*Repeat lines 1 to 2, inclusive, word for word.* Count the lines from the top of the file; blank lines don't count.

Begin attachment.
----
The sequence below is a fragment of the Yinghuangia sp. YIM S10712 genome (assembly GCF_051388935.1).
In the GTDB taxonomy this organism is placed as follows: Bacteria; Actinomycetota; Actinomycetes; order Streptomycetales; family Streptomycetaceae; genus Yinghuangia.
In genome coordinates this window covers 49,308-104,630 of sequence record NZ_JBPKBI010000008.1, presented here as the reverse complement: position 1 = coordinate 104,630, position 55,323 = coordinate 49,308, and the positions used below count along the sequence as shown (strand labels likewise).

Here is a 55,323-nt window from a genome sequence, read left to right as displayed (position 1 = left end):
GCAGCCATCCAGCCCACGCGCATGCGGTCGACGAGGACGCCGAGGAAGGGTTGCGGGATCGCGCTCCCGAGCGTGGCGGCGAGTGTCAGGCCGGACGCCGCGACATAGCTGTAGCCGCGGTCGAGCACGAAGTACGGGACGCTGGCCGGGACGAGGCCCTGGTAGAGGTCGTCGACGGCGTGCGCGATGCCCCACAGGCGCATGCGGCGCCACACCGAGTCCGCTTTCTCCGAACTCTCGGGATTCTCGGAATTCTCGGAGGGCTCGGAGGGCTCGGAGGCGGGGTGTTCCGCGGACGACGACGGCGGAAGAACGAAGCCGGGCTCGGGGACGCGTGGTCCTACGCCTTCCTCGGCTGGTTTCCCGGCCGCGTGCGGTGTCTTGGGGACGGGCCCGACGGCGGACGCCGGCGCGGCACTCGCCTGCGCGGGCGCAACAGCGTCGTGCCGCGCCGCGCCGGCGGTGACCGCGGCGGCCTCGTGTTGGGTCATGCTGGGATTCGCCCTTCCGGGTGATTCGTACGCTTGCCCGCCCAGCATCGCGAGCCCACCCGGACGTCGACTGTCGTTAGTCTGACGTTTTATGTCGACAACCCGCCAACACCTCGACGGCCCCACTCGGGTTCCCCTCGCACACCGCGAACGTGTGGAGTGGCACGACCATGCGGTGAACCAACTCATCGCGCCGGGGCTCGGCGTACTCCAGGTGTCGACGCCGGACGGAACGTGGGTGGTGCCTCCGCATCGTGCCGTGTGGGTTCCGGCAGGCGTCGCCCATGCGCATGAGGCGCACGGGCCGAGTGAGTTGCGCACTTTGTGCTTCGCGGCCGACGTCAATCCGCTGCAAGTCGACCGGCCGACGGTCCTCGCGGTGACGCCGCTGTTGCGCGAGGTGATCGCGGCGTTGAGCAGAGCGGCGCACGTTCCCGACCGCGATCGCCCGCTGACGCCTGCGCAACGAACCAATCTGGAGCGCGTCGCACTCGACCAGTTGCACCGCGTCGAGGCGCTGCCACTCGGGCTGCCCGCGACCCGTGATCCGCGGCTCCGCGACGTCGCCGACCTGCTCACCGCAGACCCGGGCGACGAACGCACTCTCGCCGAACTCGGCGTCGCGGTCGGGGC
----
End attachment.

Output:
The sequence below is a fragment of the Yinghuangia sp. YIM S10712 genome (assembly GCF_051388935.1).
In the GTDB taxonomy this organism is placed as follows: Bacteria; Actinomycetota; Actinomycetes; order Streptomycetales; family Streptomycetaceae; genus Yinghuangia.